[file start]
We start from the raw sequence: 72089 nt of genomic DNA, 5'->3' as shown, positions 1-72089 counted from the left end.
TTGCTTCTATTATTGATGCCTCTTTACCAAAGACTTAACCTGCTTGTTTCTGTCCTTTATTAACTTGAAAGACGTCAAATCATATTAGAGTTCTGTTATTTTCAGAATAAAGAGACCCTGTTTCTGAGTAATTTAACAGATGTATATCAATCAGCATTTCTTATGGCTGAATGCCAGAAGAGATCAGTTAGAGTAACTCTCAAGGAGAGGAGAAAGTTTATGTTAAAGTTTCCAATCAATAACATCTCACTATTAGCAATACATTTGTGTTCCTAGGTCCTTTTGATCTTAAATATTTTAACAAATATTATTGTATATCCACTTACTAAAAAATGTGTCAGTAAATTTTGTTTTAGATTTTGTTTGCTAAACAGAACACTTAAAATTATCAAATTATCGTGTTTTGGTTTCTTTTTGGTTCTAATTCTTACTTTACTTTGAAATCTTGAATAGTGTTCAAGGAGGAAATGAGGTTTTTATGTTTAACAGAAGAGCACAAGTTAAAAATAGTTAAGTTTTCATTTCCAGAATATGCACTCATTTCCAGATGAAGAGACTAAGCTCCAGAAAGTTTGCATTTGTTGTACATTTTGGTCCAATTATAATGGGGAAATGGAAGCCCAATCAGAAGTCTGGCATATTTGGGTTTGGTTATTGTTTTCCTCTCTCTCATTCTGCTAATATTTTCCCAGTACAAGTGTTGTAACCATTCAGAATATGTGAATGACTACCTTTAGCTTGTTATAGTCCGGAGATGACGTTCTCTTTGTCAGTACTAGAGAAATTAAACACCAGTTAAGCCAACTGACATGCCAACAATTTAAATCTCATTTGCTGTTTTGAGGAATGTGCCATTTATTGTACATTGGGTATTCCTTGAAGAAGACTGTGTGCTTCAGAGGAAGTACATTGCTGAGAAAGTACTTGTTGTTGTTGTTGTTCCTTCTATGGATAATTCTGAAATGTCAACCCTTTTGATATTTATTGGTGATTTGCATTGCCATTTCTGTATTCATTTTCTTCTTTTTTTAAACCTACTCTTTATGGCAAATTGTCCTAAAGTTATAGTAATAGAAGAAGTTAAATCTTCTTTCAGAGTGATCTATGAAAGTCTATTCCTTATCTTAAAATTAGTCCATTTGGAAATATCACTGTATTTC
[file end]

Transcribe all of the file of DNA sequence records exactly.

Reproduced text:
We start from the raw sequence: 72089 nt of genomic DNA, 5'->3' as shown, positions 1-72089 counted from the left end.
TTGCTTCTATTATTGATGCCTCTTTACCAAAGACTTAACCTGCTTGTTTCTGTCCTTTATTAACTTGAAAGACGTCAAATCATATTAGAGTTCTGTTATTTTCAGAATAAAGAGACCCTGTTTCTGAGTAATTTAACAGATGTATATCAATCAGCATTTCTTATGGCTGAATGCCAGAAGAGATCAGTTAGAGTAACTCTCAAGGAGAGGAGAAAGTTTATGTTAAAGTTTCCAATCAATAACATCTCACTATTAGCAATACATTTGTGTTCCTAGGTCCTTTTGATCTTAAATATTTTAACAAATATTATTGTATATCCACTTACTAAAAAATGTGTCAGTAAATTTTGTTTTAGATTTTGTTTGCTAAACAGAACACTTAAAATTATCAAATTATCGTGTTTTGGTTTCTTTTTGGTTCTAATTCTTACTTTACTTTGAAATCTTGAATAGTGTTCAAGGAGGAAATGAGGTTTTTATGTTTAACAGAAGAGCACAAGTTAAAAATAGTTAAGTTTTCATTTCCAGAATATGCACTCATTTCCAGATGAAGAGACTAAGCTCCAGAAAGTTTGCATTTGTTGTACATTTTGGTCCAATTATAATGGGGAAATGGAAGCCCAATCAGAAGTCTGGCATATTTGGGTTTGGTTATTGTTTTCCTCTCTCTCATTCTGCTAATATTTTCCCAGTACAAGTGTTGTAACCATTCAGAATATGTGAATGACTACCTTTAGCTTGTTATAGTCCGGAGATGACGTTCTCTTTGTCAGTACTAGAGAAATTAAACACCAGTTAAGCCAACTGACATGCCAACAATTTAAATCTCATTTGCTGTTTTGAGGAATGTGCCATTTATTGTACATTGGGTATTCCTTGAAGAAGACTGTGTGCTTCAGAGGAAGTACATTGCTGAGAAAGTACTTGTTGTTGTTGTTGTTCCTTCTATGGATAATTCTGAAATGTCAACCCTTTTGATATTTATTGGTGATTTGCATTGCCATTTCTGTATTCATTTTCTTCTTTTTTTAAACCTACTCTTTATGGCAAATTGTCCTAAAGTTATAGTAATAGAAGAAGTTAAATCTTCTTTCAGAGTGATCTATGAAAGTCTATTCCTTATCTTAAAATTAGTCCATTTGGAAATATCACTGTATTTC